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Bypassing lungs may help swine flu pneumonia victims

September 16, 2009 | 10:55 am

PigPatients with acute respiratory stress or pneumonia are typically placed on a ventilator, which assists breathing by forcing air into the lungs under pressure. While ventilation can be lifesaving, it also can damage lung tissues from oxygen toxicity and pressure injury. A new study in the medical journal Lancet has shown that oxygenating blood outside the body with a miniaturized version of a heart-lung machine reduces that damage and can reduce fatalities significantly. The study was not conducted on patients with pandemic H1N1 influenza, but should be directly applicable to them as well. The primary drawback of the approach is the high cost, nearly double that of conventional ventilation.

The technique is called extracorporeal membrane oxygenation, or ECMO for short. In it, blood is run through tiny porous tubes that allow oxygen to filter in and carbon dioxide to escape. The treatment takes stress off the lungs, allowing them time to heal.

Dr. Giles Peek of Glenfield Hospital in Leicester, England, and his colleagues studied 180 adults, ages 18 to 65, with severe breathing problems. They assigned half to consideration for ECMO and half to conventional ventilation. Only three-quarters of those assigned to ECMO actually received it. But 43 of the 68 who received ECMO survived for six months without disability, a total of 63%. In contrast, only 47% of those who were assigned to conventional ventilation survived for the same period without injury.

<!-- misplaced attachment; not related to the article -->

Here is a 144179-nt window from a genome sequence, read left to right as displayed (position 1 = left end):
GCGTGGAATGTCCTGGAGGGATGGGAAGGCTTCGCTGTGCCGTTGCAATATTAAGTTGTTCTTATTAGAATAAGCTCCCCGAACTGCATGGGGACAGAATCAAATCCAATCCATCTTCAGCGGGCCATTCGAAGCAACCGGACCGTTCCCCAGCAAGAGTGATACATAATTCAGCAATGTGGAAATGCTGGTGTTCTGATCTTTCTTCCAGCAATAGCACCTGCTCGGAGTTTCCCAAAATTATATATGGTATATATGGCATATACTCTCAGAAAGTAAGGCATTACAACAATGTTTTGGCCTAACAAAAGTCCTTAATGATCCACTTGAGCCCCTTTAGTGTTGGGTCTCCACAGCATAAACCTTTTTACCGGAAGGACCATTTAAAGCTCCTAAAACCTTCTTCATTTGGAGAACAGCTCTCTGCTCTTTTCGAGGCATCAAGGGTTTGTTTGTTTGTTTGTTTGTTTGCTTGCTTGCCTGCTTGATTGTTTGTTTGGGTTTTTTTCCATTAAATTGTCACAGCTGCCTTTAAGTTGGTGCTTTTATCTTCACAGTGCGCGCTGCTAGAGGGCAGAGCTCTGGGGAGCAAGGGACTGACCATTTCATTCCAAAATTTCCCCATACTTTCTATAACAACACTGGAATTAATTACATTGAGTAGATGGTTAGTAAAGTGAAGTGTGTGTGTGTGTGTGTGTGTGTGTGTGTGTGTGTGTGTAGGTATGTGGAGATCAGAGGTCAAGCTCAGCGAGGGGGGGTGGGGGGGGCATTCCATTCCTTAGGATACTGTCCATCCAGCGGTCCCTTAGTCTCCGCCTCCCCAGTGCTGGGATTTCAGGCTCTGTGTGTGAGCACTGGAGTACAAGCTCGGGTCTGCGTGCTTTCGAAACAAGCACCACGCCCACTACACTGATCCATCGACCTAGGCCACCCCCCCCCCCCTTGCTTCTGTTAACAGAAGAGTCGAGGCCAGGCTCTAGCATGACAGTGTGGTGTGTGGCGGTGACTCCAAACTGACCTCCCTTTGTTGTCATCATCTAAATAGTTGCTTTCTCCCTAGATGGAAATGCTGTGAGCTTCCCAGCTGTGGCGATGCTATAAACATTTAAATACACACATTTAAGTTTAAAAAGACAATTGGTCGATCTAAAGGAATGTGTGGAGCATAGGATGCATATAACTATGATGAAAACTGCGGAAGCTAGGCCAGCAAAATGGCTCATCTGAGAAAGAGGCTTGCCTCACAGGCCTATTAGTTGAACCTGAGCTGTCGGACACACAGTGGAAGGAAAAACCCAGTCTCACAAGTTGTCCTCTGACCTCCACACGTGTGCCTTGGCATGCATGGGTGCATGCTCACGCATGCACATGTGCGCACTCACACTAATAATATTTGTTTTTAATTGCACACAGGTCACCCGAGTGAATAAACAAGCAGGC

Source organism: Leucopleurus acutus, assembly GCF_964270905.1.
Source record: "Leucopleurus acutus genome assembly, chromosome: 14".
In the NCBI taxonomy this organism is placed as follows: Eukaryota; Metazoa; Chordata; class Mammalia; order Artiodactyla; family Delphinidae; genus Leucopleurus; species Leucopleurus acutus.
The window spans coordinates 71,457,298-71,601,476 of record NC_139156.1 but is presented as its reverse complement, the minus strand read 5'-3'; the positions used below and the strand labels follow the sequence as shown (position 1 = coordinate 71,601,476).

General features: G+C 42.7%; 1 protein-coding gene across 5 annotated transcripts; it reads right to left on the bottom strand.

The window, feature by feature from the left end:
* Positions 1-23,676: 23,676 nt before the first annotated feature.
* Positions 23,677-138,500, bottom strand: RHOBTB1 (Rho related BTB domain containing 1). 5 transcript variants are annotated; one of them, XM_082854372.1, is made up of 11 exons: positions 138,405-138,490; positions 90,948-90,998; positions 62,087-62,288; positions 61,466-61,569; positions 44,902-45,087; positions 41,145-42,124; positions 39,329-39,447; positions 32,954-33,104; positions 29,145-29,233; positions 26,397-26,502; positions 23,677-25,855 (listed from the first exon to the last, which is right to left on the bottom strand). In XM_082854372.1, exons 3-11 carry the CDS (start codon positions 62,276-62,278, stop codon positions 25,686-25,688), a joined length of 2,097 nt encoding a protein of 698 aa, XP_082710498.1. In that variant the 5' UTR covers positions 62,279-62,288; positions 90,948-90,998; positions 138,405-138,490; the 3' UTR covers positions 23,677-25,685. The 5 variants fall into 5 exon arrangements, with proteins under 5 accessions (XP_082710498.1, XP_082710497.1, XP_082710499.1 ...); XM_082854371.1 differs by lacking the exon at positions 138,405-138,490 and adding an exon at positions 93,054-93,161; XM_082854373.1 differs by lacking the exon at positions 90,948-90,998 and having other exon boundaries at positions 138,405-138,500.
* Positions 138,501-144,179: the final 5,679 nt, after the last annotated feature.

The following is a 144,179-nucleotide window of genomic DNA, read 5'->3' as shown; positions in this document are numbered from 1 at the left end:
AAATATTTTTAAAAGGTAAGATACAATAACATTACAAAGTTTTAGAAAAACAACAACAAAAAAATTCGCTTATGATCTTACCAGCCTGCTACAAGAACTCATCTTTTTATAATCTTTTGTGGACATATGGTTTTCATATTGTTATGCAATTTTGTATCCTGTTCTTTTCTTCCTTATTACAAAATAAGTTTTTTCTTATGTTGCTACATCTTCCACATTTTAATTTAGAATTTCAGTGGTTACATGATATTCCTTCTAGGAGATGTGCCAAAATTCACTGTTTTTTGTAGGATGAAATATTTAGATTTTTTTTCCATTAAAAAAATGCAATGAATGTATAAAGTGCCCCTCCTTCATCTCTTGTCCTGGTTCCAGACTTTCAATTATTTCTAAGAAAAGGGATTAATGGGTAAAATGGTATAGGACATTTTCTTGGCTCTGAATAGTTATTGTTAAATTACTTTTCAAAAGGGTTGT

In a statement, Peek said, "We have already used ECMO during the first wave of the pandemic with good effect, and we are expecting ECMO to prove an invaluable weapon in the fight against the winter resurgence of the infection."

One problem is that most hospitals in Britain -- and the United States -- do not have the machines, which cost nearly $100,000. Although the technology has been around since the 1980s, a 2008 study said that only about 2,000 adult patients in the U.S. had received treatment with it.

One reason hospitals don't like to use it is that blood thinners like heparin must be used to keep clots from forming in the device. That means the patient must be constantly monitored--one therapist for one or two patients 24 hours per day. In contrast, a ventilator technician can monitor as many as 10 patients simultaneously.  The average cost of treatment for ECMO patients was about $122,000, compared with an average of about $55,000 for those on ventilators. Six patients needed to be treated for every life saved, Peek said.

-- Thomas H. Maugh II

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I have been concerned about the potential for a ventilator shortage for more than 2 years now. The initial concern was if there was an outbreak of H5N1 OR Avian Flu. It appears that the H1N1 Swine Flu pandemic could also be severe enough to cause ventilator shortages. There were calls for hospitals to double the number of ventilators that they have 2 years ago but this was not done. I started the Pandemic Ventilator Project as a way for concerned individuals to build ventilators from commercial grade equipment if the government did not heed the warnings to increase ventilator inventories. Individuals built ventilators to supply to hospitals during the polio epidemic when there were shortages. See the Pandemic Ventilator Project at www.panvent.blogspot.com There are ideas for basic ventilators, high frequency oscillatory ventilators and ECMO units.



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